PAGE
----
Shifting gear somewhat, Ghost Dance Crew combine hip hop and urban dance into a silky theatrical and kind of contemporary number. Performers John Purcell Puleitu, Jeremiah Faitala and Sean Papuni are accomplished dancers who can dance an array of moods at the flick of a switch. Again humour plays a part of the rich choreographic landscape and recognisable contemporary and contact moves are blended in seamlessly, making for a hip hop look of quite a different kind.
Ending with a kung fu film in a Chinese takeaway reminded of how important humour is for the dance industry and how difficult it is to do as well as Ghost in their The Remedy Collection (2008-09).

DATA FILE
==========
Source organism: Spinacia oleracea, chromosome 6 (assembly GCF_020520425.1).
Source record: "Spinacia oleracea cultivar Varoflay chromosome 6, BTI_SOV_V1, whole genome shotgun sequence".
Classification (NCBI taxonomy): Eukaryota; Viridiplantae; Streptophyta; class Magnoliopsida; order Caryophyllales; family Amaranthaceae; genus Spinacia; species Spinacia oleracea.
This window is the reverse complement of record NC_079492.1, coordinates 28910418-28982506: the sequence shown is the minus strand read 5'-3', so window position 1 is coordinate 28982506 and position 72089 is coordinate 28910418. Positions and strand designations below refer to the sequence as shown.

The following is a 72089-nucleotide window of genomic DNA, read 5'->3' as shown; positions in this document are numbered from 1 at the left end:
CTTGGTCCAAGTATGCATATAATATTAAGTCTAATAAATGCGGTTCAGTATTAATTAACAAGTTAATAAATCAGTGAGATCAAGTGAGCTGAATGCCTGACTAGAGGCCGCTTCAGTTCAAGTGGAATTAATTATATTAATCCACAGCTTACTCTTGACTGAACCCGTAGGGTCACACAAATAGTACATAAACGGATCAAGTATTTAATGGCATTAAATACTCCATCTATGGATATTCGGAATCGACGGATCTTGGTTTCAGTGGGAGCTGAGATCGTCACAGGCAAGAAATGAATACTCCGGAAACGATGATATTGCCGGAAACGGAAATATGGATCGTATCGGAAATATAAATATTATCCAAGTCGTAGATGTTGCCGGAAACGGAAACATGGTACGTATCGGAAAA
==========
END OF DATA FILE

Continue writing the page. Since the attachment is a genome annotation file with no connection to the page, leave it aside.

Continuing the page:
Ending the show from New Caledonia, Posue Dance Company give us their premier Jumpers. I was informed that choreographer Soufiane Karim hails from Paris and is employed to run this company. There is a distinct French feel about the 30 minute show brought to a head by a lengthy solo that mixed mime of Marcel Marceau and poppin’ around a single spotlight. But the real meat of this show is in the group choreography danced by Soufiane with Kelly Caihe, Thomas Hnaissilin, Yoan Ouchot and Ludovic Wenethem who share an obvious love of their dancing. As a premiere this show possibly needs some editing in places but it is an involving and again another shade of the global phenomenon which is chameleon like as it takes on the flavvas of wherever it is danced.